“The tall clock only tocked, never ticked, Noël had said.”
The beautifully atmospheric riverside weir of a house as substantive story of Catherine, who paints and draws, as she revisits the family, Noël’s mother Mrs Ingrams and Noël’s (now seen to be vaguely lookalike) brother Esmé — a place and people that she once visited with her beloved Noël before he died in a car accident… and also there towards the end of the visit is Esmé’s petrol can fibbing friend Freddie, another painter, and tussles with a dangerous snake that turns out to a harmless one.
You can imagine in your mind’s eye by a preternatural instinct many of the interactions here, the beauty of Mrs Ingrams as an older version of Noël, Catherine’s approchement with more taciturn Esmé as seen to be devised by Mrs Ingrams, a sort of ambush that seems as nothing when compared to that of Mrs Ingrams’s potential farewell at the end in the form of perhaps a Sapphic kiss and hug? You can imagine also the Bowenesque accoutrements of river and house, and conversations. A major work and please revisit some of it with me below…
“The nearest she had got to that, she reflected, was once sketching his foot when he was lying on the lawn after swimming. She had been drawing the gable of the boathouse and branches of a chestnut tree and, for some reason turning to look at him, began on a corner of the paper to draw his foot with its bony ankle and raised veins.”
She erased Noël’s foot at the time of drawing it – with a dragonfly et al.
First elbow-trigger, as Mrs Ingrams perhaps commences the approchement of Catherine with Esmé…
“‘Don’t defer it, or try to pay off in instalments,’ Mrs Ingram said. ‘One only pays more in the end.’ She sat so still with her elbow among the litter of leaves on the table and her cheek resting on her hand.”
“…a great, bracing, visionary ill.” —
“Mrs Ingram was brisk, as if now Catherine was disposed of for the morning. This was unlike her, Esmé thought: but his mother was definitely up to something and he wondered for whom ill was boded, Catherine or himself. Some wonderful ill, no doubt, he thought; done for one’s good; a great, bracing, visionary ill.”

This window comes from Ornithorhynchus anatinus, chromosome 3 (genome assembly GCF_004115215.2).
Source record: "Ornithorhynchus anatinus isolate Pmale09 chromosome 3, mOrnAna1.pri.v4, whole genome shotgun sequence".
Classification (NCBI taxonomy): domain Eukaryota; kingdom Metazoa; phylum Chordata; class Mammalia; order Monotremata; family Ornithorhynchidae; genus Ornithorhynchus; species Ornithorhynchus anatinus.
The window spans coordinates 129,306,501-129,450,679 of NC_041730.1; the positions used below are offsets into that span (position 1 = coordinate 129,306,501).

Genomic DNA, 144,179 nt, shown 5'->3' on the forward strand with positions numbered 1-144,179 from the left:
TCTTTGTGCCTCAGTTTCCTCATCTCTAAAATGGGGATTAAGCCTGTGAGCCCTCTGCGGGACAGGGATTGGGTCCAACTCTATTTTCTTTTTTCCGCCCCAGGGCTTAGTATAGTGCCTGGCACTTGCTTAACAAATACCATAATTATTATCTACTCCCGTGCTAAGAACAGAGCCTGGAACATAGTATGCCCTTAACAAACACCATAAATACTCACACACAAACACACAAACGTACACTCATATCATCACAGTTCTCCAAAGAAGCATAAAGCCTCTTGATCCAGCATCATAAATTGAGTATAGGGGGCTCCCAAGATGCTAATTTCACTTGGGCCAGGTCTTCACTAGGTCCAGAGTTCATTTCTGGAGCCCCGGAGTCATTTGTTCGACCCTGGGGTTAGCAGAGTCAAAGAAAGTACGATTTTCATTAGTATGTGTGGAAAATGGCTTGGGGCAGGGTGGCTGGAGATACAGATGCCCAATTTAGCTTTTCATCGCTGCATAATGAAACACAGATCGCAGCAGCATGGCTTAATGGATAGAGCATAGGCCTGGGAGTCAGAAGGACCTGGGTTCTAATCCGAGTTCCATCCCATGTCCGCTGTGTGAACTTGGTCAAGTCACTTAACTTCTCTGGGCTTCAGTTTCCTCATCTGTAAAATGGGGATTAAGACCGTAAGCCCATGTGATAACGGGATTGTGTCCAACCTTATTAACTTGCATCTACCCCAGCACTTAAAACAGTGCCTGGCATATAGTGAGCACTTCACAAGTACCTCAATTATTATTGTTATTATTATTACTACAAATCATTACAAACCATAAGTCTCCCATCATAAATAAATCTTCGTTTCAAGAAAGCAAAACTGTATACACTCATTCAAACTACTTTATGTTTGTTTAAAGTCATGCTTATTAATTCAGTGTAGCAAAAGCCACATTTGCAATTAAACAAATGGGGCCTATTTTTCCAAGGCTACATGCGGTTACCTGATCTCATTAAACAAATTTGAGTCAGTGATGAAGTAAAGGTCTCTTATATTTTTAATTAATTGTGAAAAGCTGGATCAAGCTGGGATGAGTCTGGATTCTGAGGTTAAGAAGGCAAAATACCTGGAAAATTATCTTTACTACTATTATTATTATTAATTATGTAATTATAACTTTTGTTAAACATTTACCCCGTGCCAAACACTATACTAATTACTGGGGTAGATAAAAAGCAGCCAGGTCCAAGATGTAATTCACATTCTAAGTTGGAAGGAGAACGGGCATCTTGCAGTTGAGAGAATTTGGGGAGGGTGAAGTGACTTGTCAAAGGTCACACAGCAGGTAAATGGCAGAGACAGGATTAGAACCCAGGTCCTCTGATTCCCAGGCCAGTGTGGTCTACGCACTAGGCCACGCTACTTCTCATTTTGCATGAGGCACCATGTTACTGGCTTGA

The second elbow-trigger as the approchement with Esmé commences…
“She rested her elbows on the drawing-board and covered her eyes with her hands, waiting for this moment to pass. Esmé, going along the tow-path to the pub, saw her before she heard his footsteps”
… then a different trigger of two darts bullseyes she throws in one go by fluke inside the pub!…
Later, “The same pop-eyed old codger who was selling the bull’s-eyes”, as part of the charmer and chancer Freddie’s lies about his excuse for missing lunch!
His virtuoso paintings compared to Catherine’s.
The river “locks” of time, as an Aickman-like Zeno’s Paradox wading of time to keep it longer if one needs, and to resonate with the weird weir’s resistance to flow? “white ghosts rose off the weir.”
“The dead can become too important, just by dying.”
“She wondered if she would have to face some overpowering monument, for death is alien enough in itself without some of the things which are done afterwards as being appropriate.”
“…‘We are under the same roof.’ She had known how beautiful it can be to come to the close of the day and lie down in bed, thinking those words. Then the house itself became haunted, enchanted, spellbound with love.”
Full context of this review: https://elizabethbowensite.wordpress.com/elizabeth-taylor-stories-2/
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